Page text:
I guess in my early twenties, when I moved to New York. But a lot of it was bits and pieces, in secondhand stores. Our friend Kirk Henkels had a wonderful place in Onteora, and we used to go up there to visit him, and there was this tiny, little junk/secondhand shop called Bethkins. She had so many things that are now up on our shelves that no one else had seen among the junk in her shop. We pretty much bought her out of everything that she had!

Your great aunt, was she the one who inspired you to start collecting?

A contemporary Chinese export style plate decorated with the Vietor family crest.

No, it was my mother. She loved porcelains, too.

Was she a porcelain collector?

No, she was more of an accumulator, I think. My father was a true collector. He collected ship paintings and French watercolors. But my mother (and I too) are more accumulators. I love to set the table. I always used to do that when I was a little girl.

Another person who inspired me was Marjorie Merriweather Post. I went to Hillwood when I was young, and her big kitchen full of marvelous things was an inspiration to me. It’s all that I would want!

What is it about ceramics that draws you to them, that has led you to collect them?

An English Worcester cake plate, circa 1860, found on eBay.

Oh, I think their prettiness, and their forms, their three dimensionality, I’d say. They are lovely things! And you can use them, too.

So–beauty, dimension, and utility?

Yes. Other than ceramics, I used to collect those little Halcyon Days boxes. It got to the point where I had too many of them, more than three hundred! But now they are packed away, along with the miniature tea sets I used to collect. I like little things.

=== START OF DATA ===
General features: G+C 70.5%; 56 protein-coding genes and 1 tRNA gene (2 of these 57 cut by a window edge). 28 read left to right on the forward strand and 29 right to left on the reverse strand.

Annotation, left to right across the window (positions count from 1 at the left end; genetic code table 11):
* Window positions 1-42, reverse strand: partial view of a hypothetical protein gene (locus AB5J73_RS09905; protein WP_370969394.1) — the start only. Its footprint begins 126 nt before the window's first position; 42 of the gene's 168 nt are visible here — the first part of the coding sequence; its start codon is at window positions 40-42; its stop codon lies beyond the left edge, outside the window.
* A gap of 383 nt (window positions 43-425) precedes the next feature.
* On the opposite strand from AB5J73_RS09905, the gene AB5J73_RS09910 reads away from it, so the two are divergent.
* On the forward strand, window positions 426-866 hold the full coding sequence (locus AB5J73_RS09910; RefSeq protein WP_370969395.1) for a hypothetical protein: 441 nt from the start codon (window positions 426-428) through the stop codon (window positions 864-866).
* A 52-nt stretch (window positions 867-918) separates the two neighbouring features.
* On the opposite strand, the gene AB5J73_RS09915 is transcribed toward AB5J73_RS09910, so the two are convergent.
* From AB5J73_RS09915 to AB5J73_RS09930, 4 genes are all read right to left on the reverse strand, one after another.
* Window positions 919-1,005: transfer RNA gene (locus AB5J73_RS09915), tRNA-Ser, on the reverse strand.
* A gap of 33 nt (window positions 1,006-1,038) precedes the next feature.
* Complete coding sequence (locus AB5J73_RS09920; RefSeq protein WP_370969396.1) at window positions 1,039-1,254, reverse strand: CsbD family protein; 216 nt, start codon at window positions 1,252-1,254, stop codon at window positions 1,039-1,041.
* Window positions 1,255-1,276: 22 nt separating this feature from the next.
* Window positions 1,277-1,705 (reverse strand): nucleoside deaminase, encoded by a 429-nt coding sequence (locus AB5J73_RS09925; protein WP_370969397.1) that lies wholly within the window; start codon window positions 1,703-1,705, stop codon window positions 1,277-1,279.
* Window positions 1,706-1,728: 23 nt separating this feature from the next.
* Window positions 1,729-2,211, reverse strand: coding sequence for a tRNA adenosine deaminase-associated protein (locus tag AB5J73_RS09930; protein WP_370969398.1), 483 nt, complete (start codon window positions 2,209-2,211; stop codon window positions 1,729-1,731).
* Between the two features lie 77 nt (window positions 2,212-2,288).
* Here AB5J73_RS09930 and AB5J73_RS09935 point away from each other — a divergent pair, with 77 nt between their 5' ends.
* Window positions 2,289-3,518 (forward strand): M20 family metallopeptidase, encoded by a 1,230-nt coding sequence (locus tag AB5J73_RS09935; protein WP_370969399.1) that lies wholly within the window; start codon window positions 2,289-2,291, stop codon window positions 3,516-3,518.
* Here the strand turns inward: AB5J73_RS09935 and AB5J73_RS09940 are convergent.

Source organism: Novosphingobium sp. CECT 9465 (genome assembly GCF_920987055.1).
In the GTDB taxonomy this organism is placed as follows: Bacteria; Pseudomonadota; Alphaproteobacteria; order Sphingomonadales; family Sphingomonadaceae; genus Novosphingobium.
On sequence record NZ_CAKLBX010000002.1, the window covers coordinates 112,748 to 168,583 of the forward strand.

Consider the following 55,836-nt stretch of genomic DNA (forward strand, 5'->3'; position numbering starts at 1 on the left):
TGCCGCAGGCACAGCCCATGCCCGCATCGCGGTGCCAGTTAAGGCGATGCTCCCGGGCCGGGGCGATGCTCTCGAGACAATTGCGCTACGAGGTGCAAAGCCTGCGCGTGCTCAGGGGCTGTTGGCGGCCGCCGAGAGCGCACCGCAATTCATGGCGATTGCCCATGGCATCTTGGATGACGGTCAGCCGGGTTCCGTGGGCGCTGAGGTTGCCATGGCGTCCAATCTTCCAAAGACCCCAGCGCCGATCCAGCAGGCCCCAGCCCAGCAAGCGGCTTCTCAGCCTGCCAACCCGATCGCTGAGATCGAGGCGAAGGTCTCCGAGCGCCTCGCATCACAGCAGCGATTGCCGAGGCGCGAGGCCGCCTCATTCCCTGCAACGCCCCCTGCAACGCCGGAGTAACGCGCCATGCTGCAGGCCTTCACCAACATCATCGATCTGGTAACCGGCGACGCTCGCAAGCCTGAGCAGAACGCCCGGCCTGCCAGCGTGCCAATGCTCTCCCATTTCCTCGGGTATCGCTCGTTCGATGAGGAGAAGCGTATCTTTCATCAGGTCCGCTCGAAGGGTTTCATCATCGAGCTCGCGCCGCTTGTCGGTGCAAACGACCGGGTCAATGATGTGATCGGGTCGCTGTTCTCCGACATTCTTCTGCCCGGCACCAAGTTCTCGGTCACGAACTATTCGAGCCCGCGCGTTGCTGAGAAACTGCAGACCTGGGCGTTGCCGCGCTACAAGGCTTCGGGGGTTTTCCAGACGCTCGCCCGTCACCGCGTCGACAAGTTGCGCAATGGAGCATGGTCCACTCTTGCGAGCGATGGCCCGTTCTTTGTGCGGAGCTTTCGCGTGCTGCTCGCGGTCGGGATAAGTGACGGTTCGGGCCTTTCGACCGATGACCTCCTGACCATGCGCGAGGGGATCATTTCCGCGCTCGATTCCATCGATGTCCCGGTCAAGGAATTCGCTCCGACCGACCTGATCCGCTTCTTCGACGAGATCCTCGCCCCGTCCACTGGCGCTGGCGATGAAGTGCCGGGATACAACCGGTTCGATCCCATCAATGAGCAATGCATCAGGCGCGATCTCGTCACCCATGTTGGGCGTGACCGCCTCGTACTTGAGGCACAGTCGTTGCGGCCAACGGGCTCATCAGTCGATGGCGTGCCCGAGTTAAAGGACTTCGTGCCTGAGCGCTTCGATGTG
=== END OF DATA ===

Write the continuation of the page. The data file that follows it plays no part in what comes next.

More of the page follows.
Do you share your interest for ceramics with any family members or friends?

My husband, a little bit. He’s bought a few things, but I’d say he’s more discerning than I am.

A family favorite at Christmas-time from Lynn Chase, featuring winter fowl, purchased by Martha in the late 1980s.

What type of ceramics do you collect?

I guess I’ve mostly collected plates and serving pieces, and bits and pieces. I’d love to get a big service, say a three hundred piece set of Meissen, but we’ve had children instead! I’ve always liked serving pieces, like berry coolers and things like that. And Monteith bowls. Plates are more for practicality, as I really love setting a table. I have plates for all occasions. I used to keep track of every dinner party’s place settings in a book.

Are there any particular manufacturers, or makers, or potteries that you collect, or are drawn to?

Probably French and Continental, mostly. Limoge and Herrend. I love Herrend. I’ve got my eye on the black and white Herrend … but I’ve been told “no more!”

That’s because we haven’t any more room! Every cupboard and closet is absolutely packed with them. Before we renovated the apartment we used to have skirted tables, and we’d keep them under them, too, along with lots of other things. We used to have them under the beds, as well, but not any longer. We have a storage locker that we keep them in, too.

A view of the Glass family dining room, with the table displaying a selection of Martha’s favorite plates.